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In an environment with 8 cores, celery should be able to process 8 incoming tasks in parallel by default. But sometimes when new tasks are received celery place them behind a long running process.

I played around with default configuration, letting one worker consume from one queue.

celery -A proj worker --loglevel=INFO --concurrency=8

Is my understanding wrong, that one worker with a concurrency of 8 is able to process 8 tasks from one queue in parallel?

How is the preferred way to setup celery to prevent such behaviour described above?

  • 3
    I've experienced the same behaviour. While googling around I found this question which seems similar. Maybe the solution described there helps? – wonderb0lt May 13 '15 at 11:27
  • I can see how prefetching could cause this behaviour. – James Mills May 13 '15 at 11:33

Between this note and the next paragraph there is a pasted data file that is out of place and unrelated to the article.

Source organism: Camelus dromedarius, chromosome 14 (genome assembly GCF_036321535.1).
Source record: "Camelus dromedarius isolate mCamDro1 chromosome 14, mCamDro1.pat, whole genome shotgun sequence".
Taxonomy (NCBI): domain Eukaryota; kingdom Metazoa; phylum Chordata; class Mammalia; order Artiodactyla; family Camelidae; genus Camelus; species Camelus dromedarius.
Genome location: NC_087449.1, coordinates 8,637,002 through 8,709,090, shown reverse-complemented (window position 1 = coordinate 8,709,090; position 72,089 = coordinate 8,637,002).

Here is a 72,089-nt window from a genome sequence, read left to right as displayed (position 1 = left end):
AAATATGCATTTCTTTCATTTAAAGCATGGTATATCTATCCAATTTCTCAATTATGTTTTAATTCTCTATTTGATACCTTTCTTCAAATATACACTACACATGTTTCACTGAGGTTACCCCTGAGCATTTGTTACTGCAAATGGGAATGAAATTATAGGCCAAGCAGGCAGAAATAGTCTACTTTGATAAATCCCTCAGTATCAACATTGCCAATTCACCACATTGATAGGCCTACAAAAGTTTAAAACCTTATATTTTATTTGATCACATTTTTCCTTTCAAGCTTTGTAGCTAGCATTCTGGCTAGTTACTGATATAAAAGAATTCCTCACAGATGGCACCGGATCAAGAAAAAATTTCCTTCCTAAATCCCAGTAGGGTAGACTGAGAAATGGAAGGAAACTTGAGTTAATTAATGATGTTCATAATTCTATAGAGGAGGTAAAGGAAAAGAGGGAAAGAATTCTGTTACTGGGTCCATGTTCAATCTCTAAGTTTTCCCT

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To put it simply concurrency is the number of jobs running on a worker. Prefetch is the number of job sitting in a queue on a worker itself. You have 1 of 2 options here. The first is to set the prefetch multiplier down to 1. This will mean the worker will only keep, in your case, 8 additional jobs in it's queue. The second which I would recommend would be to create 2 different queues one for your short running tasks and another for your long running tasks.

  • Would it be able to define more workers consuming from the same queue without processing the same tasks in parallel? – eatdas May 13 '15 at 14:03
  • I'm a little confused what you mean. You would be able to assign multiple workers to the same queue the would work on tasks at the same time but the will never grab the same task from a queue. – user2097159 May 13 '15 at 14:16
  • than, that s a strange behaviour, i recognized when playing around with my celery instance. i am using the same worker command appended by -n worker2.%%h – eatdas May 13 '15 at 14:56
  • The -n option names the worker look into the -Q option and moving your tasks into different queues. – user2097159 May 13 '15 at 15:19

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